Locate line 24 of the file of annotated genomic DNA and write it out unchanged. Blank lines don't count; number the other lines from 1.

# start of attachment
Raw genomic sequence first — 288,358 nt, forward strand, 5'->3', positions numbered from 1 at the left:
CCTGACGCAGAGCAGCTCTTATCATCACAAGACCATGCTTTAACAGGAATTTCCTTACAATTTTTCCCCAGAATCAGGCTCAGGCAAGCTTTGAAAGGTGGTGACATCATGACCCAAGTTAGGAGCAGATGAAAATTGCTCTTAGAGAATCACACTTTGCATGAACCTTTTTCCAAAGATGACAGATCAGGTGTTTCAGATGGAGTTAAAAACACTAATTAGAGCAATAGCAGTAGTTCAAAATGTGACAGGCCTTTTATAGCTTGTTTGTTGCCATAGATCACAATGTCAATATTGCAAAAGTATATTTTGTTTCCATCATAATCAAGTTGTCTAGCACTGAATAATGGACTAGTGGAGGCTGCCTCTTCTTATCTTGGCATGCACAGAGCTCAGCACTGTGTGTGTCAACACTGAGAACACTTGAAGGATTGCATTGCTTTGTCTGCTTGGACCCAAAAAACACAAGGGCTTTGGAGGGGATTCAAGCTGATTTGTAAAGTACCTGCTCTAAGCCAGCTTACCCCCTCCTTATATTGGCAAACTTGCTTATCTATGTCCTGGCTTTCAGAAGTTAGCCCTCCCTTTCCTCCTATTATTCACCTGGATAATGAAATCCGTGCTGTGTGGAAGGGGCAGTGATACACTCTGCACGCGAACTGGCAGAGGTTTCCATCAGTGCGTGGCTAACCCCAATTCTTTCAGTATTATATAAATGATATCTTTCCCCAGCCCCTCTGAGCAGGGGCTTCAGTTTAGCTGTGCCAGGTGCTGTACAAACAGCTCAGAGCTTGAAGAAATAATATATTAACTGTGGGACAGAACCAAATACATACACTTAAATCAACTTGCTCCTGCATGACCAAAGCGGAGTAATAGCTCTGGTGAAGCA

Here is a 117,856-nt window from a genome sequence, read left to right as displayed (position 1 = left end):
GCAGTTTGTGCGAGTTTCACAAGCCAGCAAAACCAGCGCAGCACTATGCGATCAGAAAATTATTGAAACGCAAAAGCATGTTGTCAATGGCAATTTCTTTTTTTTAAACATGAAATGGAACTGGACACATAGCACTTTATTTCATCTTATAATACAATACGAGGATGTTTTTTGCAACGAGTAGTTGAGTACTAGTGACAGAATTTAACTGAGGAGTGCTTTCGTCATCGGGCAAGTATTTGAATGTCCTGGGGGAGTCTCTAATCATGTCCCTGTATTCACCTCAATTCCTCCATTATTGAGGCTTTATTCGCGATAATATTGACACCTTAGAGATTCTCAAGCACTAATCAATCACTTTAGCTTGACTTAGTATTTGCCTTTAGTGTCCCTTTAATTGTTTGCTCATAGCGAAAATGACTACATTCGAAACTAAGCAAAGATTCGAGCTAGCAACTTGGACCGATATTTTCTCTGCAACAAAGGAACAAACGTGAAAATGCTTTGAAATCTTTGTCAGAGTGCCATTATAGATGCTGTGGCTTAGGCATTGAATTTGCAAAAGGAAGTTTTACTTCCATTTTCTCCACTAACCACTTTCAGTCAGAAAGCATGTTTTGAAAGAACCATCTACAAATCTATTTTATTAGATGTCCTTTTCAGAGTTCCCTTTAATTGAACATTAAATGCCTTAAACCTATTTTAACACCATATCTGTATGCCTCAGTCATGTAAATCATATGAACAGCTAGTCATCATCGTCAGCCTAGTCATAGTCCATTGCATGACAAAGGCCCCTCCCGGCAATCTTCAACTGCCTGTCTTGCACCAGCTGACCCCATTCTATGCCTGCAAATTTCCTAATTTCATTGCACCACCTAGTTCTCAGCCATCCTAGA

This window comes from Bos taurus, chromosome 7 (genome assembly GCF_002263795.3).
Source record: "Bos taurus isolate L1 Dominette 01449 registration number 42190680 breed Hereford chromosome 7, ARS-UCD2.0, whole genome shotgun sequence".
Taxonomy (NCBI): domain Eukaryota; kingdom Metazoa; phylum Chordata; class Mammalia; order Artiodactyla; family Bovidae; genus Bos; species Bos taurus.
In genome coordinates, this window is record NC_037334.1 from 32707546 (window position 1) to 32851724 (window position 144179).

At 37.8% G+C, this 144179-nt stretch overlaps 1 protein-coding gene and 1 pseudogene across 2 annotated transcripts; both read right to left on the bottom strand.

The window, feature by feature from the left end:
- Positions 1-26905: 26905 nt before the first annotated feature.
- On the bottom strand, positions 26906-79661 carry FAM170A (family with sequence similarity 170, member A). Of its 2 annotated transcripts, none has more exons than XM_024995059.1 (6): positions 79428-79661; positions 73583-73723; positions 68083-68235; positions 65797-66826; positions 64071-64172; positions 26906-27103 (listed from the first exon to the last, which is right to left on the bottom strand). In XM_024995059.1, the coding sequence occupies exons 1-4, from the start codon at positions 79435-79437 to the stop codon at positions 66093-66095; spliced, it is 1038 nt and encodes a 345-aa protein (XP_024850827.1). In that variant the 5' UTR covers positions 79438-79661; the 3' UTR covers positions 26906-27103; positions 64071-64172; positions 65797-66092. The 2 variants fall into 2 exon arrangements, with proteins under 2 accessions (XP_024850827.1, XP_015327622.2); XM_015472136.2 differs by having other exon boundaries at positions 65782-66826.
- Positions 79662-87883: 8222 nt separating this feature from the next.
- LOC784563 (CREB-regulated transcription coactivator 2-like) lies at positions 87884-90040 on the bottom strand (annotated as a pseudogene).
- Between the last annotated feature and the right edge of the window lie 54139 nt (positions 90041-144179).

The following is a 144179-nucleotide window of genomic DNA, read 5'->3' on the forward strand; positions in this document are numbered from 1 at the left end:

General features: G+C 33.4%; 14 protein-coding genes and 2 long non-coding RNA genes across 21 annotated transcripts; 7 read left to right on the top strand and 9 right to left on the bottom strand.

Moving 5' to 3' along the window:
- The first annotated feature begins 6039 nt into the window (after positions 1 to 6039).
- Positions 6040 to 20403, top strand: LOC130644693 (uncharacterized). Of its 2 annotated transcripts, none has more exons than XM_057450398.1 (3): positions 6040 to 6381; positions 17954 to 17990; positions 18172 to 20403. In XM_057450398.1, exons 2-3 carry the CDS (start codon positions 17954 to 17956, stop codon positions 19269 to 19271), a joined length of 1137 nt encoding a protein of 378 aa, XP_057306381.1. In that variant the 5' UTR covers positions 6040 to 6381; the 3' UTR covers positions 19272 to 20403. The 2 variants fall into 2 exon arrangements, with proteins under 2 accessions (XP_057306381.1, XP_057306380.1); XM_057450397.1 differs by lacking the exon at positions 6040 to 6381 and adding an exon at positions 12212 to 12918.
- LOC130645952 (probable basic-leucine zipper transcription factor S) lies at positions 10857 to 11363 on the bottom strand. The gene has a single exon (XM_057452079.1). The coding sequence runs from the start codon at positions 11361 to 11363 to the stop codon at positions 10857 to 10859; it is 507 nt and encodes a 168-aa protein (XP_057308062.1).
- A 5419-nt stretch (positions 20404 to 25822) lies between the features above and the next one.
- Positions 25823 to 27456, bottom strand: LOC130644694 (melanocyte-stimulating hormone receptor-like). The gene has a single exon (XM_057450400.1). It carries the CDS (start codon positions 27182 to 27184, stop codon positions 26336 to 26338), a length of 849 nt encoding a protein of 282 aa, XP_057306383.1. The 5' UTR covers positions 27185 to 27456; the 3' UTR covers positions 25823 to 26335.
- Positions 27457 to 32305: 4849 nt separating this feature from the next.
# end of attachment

- Positions 27457 to 32305: 4849 nt separating this feature from the next.